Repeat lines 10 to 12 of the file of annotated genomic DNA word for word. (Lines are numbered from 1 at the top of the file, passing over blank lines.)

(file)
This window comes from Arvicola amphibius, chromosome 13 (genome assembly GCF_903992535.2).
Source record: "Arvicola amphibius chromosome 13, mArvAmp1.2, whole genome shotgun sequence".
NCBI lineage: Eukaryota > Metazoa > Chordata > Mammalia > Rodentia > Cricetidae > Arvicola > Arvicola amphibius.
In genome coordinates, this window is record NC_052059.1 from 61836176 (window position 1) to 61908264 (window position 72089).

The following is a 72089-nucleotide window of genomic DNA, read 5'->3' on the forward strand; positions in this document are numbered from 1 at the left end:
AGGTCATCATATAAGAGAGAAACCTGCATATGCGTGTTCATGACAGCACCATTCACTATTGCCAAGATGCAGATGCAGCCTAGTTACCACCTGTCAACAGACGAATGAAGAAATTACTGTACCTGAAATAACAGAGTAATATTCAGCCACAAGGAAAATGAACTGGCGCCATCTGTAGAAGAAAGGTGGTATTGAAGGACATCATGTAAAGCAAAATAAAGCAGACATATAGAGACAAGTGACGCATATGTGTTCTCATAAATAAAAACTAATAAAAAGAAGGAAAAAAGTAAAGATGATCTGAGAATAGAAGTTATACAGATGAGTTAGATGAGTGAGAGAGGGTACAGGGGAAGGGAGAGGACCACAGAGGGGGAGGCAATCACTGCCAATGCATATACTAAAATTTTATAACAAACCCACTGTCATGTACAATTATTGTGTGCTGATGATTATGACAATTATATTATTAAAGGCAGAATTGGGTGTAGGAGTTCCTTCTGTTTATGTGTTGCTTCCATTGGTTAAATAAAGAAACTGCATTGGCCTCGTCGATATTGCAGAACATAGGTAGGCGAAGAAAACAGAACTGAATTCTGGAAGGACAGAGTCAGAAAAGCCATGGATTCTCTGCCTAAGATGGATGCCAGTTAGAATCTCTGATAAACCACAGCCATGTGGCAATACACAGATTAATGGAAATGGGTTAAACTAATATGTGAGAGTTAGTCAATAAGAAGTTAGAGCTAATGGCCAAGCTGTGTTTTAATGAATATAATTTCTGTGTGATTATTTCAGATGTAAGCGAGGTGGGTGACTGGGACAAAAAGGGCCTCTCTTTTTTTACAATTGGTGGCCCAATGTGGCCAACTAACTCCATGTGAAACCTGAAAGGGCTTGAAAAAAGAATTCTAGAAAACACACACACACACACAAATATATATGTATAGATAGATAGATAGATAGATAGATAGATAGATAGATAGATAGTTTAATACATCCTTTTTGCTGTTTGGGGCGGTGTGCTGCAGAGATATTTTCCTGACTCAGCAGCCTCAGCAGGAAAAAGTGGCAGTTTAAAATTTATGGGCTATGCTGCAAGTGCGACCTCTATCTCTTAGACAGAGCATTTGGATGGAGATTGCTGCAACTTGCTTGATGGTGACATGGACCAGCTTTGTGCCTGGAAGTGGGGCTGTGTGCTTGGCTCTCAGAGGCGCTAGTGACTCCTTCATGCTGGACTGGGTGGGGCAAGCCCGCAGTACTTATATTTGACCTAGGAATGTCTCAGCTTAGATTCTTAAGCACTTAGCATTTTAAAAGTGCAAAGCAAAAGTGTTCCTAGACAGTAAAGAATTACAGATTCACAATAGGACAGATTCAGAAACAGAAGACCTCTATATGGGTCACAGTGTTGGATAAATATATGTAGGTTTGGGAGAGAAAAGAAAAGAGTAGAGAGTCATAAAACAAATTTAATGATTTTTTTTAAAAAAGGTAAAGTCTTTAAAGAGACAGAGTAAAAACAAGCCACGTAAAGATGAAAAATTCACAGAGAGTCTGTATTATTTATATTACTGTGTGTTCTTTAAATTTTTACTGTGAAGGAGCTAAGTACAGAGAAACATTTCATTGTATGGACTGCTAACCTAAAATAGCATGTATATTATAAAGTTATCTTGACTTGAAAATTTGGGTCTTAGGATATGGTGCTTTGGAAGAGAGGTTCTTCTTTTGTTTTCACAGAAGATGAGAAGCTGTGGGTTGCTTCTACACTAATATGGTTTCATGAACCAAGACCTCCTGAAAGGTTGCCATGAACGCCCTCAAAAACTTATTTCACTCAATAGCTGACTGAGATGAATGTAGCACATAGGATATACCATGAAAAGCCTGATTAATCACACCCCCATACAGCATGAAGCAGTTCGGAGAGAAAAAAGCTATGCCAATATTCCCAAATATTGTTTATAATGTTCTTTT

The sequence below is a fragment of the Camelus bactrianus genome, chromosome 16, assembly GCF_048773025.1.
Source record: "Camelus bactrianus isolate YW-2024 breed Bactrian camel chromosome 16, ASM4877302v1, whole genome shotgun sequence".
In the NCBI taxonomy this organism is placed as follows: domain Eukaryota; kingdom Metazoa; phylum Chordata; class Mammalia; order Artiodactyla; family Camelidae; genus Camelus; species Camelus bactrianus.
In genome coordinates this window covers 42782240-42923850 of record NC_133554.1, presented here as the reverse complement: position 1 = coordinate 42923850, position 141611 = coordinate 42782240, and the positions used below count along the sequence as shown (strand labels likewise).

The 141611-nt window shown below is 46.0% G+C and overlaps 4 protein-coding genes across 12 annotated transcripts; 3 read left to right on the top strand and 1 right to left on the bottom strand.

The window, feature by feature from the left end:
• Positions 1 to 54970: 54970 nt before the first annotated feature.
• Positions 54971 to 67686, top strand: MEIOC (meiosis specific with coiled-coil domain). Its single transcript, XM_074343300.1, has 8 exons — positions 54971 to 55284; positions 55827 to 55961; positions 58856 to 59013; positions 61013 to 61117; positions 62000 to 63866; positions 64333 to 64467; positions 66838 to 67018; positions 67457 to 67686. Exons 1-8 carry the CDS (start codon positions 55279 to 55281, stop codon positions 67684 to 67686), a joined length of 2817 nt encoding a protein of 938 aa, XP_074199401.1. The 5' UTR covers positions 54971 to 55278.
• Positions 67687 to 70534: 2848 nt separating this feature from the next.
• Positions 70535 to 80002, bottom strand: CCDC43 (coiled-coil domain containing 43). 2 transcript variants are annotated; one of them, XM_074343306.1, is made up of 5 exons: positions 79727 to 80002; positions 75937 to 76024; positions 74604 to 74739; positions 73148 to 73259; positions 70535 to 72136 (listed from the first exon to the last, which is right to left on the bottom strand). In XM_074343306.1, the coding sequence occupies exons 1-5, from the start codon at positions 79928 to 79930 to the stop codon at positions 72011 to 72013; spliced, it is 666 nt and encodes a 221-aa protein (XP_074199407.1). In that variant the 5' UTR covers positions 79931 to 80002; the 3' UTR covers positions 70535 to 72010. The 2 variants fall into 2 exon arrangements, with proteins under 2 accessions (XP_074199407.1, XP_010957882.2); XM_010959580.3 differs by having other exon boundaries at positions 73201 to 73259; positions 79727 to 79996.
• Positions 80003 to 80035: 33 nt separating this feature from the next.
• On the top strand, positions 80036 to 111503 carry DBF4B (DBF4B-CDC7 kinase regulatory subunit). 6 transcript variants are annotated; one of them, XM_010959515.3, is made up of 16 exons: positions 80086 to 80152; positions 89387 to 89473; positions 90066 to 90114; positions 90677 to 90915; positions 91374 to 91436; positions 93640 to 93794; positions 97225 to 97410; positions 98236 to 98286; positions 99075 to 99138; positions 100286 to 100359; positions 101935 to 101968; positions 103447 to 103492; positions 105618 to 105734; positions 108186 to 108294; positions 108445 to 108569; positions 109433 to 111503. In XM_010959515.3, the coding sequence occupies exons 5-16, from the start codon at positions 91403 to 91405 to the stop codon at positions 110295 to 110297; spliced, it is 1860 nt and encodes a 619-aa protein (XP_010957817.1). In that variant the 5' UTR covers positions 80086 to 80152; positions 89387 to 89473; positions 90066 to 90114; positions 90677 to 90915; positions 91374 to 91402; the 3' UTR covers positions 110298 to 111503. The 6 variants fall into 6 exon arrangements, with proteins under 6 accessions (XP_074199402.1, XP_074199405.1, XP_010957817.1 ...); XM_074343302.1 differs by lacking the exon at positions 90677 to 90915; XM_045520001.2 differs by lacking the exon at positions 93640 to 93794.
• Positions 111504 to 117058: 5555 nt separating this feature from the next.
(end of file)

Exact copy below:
In genome coordinates this window covers 42782240-42923850 of record NC_133554.1, presented here as the reverse complement: position 1 = coordinate 42923850, position 141611 = coordinate 42782240, and the positions used below count along the sequence as shown (strand labels likewise).

The 141611-nt window shown below is 46.0% G+C and overlaps 4 protein-coding genes across 12 annotated transcripts; 3 read left to right on the top strand and 1 right to left on the bottom strand.

The window, feature by feature from the left end: